If the Turner Prize could become any further removed from the quintessentially English landscape painter after which it is named, it did so at least geographically this year as the third Scottish artist in a row won.
Martin Boyce secured the top award in contemporary art at the Baltic Centre in Gateshead.
The bookies' favourite specialises in sculpture and installation and was awarded for a selection of works including Perforated and Porous (Northern Skies), a steel receptacle at an angle containing a refuse sack.
The award's curators said Boyce creates installations that "reference familiar objects", adding: "His environments offer a sense of wandering through a long-abandoned garden, or evoke the feeling of crossing through an urban park at night."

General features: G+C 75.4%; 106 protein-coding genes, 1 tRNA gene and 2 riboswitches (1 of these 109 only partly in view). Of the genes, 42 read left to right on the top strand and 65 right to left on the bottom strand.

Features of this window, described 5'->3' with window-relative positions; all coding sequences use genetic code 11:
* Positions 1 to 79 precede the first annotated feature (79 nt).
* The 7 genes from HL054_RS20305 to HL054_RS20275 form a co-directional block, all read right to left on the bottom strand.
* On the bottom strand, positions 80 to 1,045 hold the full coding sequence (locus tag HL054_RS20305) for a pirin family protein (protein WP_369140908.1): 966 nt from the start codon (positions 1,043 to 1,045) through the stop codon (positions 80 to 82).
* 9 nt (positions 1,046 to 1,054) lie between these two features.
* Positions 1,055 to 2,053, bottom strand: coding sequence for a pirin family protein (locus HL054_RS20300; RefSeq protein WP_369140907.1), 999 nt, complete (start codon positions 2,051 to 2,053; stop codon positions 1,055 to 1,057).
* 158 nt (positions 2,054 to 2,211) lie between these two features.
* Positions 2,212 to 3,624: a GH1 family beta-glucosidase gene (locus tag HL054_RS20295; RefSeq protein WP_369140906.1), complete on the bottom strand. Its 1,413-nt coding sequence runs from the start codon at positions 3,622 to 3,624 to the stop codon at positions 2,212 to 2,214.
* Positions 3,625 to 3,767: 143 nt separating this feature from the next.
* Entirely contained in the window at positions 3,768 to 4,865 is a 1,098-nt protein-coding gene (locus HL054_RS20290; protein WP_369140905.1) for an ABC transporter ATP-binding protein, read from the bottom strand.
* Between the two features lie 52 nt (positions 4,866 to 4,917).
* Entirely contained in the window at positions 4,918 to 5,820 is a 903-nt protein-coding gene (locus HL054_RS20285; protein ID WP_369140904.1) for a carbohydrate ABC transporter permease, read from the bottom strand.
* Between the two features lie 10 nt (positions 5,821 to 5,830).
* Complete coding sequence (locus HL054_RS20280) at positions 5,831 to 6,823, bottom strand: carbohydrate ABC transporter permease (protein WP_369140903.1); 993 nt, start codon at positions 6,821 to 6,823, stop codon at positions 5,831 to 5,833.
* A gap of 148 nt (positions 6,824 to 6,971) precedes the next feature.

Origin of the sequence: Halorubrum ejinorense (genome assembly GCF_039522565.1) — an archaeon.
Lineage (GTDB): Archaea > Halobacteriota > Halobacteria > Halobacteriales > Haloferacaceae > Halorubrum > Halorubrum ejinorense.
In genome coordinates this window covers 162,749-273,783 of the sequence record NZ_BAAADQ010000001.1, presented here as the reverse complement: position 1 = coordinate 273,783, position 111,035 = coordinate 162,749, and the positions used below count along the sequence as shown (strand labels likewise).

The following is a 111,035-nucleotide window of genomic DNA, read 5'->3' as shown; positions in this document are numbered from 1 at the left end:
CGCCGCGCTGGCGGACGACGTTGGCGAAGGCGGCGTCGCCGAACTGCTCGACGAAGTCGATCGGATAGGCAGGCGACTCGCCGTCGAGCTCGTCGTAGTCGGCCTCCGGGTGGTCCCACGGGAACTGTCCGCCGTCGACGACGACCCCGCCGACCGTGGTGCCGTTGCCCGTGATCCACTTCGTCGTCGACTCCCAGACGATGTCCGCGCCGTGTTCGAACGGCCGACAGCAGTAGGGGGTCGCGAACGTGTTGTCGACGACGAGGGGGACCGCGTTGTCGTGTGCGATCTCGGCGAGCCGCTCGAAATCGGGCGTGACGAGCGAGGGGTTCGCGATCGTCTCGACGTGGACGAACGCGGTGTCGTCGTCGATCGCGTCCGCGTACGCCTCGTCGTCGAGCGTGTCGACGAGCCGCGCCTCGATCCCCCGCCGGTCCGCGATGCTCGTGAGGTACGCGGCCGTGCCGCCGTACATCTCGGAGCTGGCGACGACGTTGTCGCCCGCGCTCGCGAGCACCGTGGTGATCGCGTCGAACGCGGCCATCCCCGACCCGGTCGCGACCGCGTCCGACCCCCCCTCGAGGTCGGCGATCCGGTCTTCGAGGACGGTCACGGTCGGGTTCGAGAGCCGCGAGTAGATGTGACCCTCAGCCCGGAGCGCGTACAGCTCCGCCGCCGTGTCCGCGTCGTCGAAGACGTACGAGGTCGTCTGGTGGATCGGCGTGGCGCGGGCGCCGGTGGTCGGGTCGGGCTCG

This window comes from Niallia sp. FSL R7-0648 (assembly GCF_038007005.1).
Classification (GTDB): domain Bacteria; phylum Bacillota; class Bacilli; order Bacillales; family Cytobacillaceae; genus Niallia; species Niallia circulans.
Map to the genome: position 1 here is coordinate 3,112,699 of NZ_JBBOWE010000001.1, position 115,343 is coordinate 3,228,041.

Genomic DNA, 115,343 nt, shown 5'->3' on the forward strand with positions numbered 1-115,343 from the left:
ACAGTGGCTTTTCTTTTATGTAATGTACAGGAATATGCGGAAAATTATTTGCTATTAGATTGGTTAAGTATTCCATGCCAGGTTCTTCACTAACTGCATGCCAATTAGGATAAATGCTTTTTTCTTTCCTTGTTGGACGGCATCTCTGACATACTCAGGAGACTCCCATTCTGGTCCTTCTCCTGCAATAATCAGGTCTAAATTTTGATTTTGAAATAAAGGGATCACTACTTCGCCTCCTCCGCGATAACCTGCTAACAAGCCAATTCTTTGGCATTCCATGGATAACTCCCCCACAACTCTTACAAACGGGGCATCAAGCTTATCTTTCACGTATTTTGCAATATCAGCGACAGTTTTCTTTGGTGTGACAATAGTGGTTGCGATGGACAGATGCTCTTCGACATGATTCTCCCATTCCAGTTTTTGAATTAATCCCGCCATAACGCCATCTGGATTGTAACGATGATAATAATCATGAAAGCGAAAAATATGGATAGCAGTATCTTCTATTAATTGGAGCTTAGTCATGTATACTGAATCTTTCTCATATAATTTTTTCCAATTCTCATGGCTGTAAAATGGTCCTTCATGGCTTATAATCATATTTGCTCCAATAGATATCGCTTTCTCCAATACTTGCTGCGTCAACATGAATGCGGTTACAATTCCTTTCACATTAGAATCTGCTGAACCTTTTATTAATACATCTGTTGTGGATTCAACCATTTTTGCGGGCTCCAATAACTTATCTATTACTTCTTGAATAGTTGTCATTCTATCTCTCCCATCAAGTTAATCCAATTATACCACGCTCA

Boyce was born in Hamilton, Scotland, in 1967 and was awarded a BA in 1990 and an MA in 1997 from Glasgow School of Art. He originally failed to get into art school - working in a record shop and studying at night school before making it the next year.
His work was heavily influenced by "noir", Boyce said. He cites Saul Bass, who created the opening sequences to a series of Alfred Hitchcock films as well as modernist artists such as Jan and Joel Martel as being hugely influential.
This marked the second year the Turner Prize had been held outside London and the first it has been held outside a Tate gallery.
Boyce joins previous winners Damien Hirst, Anish Kapoor and Gilbert & George, and picks up a cheque for £25,000 ($50,200).Independent